How to Write Action That Makes Emotional Sense

Why does Hollywood keep making awful movies over and over again? The main reason is that too many people in Hollywood focus on superficial appearances such as getting an A-list director or actors. The truth is that A-list directors and A-list actors flop all the time, not because they lack the skills but because they start with a flawed script.

No amount of special effects, sex, car crashes, or explosions will save a flawed script even if directed by an A-list director or performed by A-list actors. Too many writers start with creating an interesting premise but the only way they can keep the story going is to add more and bigger obstacles that often mean nothing to the characters. As a result, bigger and flashier spectacles simply drag the story down.

Here’s a better way.

Most writers start with a log line that summarizes the story in one or two sentences. Usually this log line describes what happens. What’s needed is an equivalent emotional log line that gives all action in the story meaning.

In the Australian movie “These Final Hours,” an asteroid hits the North Atlantic, sending shock waves across the globe and wiping out all life on Earth. That’s the physical premise but the story could go in any direction with lots of action that might look visually interesting but feel emotionally empty.

What “These Final Hours” does is start the hero with an emotional problem. He’s with his girlfriend who just told him that she’s pregnant. Now his emotional problem is that he’ll never get a chance to know if he would have been a good father because the world is going to end in twelve hours.

Once you know your hero’s emotional problem, all physical action revolves around resolving this emotional problem. In “These Final Hours,” the hero leaves his pregnant girlfriend because she wants to watch the end of the world and he can’t face that thought.

While traveling, he rescues a young girl who has been kidnapped by two men who want to rape her. After rescuing this girl, he’s not sure what to do with her and immediately starts thinking about leaving her. At first, he thinks about just abandoning her but realizes she’ll be helpless. Then he tries to get someone else to take care of her.

First, he tries dropping her off at his sister’s place, but his sister and her family have all committed suicide. Then he goes to visit his own mother to repair his relationship with her. He later spots a policeman leading some kids into a library and thinks he can leave the girl with the policeman, only to discover the policeman plans to kill himself and his own kids.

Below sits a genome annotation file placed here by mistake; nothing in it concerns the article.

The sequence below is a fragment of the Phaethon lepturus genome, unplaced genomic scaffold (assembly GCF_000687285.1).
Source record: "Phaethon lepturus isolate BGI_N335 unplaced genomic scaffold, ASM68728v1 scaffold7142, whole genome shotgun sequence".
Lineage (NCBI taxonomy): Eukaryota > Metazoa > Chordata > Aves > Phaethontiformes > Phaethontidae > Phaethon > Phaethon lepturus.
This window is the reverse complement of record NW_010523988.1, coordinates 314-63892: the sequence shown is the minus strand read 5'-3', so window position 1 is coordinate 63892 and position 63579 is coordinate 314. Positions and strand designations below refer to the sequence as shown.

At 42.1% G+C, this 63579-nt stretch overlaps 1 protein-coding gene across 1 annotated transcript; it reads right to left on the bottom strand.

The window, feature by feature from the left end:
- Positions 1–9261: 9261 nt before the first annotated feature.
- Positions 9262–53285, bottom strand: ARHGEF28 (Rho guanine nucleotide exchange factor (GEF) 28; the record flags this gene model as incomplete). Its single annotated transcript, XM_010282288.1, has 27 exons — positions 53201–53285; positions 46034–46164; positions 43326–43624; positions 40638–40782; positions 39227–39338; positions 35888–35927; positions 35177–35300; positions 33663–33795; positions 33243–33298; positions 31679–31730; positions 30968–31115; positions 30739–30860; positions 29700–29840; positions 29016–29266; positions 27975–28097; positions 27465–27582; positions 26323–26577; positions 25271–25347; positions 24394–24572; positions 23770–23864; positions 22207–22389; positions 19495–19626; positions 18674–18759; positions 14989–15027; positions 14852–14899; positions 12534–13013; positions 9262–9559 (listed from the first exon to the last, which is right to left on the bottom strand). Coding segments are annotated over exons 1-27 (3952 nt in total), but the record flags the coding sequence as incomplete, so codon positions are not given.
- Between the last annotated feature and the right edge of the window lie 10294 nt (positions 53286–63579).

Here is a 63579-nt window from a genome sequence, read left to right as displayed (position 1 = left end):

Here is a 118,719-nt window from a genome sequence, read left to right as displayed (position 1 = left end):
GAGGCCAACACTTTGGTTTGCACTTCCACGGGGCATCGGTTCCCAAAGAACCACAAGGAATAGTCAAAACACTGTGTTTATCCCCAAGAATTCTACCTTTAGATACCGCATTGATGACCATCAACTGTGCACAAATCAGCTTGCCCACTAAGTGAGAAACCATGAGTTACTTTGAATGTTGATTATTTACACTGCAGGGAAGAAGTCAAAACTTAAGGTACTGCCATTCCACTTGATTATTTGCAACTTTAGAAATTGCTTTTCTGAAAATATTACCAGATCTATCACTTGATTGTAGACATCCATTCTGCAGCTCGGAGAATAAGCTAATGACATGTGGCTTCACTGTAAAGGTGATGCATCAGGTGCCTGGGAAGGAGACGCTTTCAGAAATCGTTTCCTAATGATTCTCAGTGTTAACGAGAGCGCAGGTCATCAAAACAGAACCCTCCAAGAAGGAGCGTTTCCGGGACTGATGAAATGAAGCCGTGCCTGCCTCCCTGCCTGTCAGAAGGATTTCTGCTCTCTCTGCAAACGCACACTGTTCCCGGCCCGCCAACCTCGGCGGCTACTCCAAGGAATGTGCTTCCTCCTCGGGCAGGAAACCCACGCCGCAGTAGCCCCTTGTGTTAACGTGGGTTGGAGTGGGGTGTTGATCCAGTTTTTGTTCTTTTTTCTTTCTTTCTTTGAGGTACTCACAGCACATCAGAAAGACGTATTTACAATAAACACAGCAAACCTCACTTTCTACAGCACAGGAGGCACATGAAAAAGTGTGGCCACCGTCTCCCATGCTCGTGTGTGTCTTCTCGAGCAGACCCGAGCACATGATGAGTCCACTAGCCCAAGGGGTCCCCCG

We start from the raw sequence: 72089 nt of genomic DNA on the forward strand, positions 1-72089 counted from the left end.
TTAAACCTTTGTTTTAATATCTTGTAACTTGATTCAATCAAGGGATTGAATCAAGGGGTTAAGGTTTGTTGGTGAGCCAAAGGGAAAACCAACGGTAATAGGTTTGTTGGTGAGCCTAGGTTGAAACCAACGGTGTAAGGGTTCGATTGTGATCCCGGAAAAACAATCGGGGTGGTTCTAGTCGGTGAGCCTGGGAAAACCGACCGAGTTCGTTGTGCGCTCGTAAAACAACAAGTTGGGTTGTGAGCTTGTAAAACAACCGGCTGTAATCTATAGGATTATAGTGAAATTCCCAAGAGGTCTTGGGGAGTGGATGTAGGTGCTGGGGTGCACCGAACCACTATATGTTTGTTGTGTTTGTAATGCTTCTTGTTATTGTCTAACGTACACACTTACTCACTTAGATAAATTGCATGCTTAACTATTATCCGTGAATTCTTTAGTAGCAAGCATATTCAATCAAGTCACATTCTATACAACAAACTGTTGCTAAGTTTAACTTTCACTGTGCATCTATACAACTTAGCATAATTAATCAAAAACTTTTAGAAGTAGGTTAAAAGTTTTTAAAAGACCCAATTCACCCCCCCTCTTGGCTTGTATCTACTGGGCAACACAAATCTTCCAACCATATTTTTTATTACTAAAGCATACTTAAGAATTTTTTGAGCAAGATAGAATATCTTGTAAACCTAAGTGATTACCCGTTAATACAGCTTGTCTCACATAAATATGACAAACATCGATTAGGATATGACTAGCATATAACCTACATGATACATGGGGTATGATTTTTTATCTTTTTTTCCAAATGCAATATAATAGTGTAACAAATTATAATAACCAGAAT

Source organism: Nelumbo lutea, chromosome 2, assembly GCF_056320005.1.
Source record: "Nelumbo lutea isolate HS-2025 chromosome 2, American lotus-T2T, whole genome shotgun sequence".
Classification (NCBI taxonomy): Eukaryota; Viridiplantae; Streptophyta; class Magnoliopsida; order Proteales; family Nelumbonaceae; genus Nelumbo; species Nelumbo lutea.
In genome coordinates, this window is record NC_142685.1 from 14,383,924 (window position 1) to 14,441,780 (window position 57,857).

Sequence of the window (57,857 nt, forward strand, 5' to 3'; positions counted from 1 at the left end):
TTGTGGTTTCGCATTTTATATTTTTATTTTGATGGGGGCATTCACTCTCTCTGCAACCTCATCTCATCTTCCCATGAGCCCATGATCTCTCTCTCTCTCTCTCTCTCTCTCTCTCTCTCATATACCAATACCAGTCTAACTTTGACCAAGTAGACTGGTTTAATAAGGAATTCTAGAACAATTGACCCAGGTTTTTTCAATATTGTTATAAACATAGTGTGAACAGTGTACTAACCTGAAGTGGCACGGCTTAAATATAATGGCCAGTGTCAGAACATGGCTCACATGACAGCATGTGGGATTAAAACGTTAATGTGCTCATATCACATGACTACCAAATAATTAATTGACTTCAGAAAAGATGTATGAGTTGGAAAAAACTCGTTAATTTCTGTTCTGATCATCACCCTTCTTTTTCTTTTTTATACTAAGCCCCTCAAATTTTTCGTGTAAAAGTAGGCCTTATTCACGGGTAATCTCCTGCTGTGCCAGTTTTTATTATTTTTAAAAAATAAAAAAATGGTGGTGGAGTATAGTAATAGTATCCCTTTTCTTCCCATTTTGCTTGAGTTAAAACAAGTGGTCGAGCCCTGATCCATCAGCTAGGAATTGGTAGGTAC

The hero visits a friend who’s holding a massive drug-fueled, alcohol-laced, orgy, and the hero realizes he can’t leave the little girl here, especially when a woman tries to take the girl to replace her own lost daughter.

Finally, the hero takes the girl to the girl’s relative’s place where she was heading. That’s when he sees that the little girl’s family has committed mass suicide. Yet the little girl is happy because she finally reunited with his father and the hero realizes by taking care of this little girl all this time, he would have been a good father after all.

The little girl urges the hero to go back to his girlfriend and they reunite on the beach to watch the end of the world and tell each other they love each other. The hero’s emotional problem (not knowing if he would have been a good father) is now complete because all action in the story keeps challenging him to determine if he would have been a good father or not.

That’s how you write a good story. Having an interesting premise is never enough because all bad movies start out with a good idea. You need an interesting physical story plus an underlying emotional story that shapes the physical story.

In “These Final Hours,” the story could have gone in any direction but the emotional focus of trying to be a good father keeps all action meaningful.

When writing your own stories, get creative with an interesting premise, but go one step further and define the emotional premise that will shape your physical action. Failing to do this is the reason Hollywood makes so many awful movies because they forget the underlying emotional premise every time.

Ultimately, all stories are emotional. Forgot this and you’ll make a bad story just like Hollywood.

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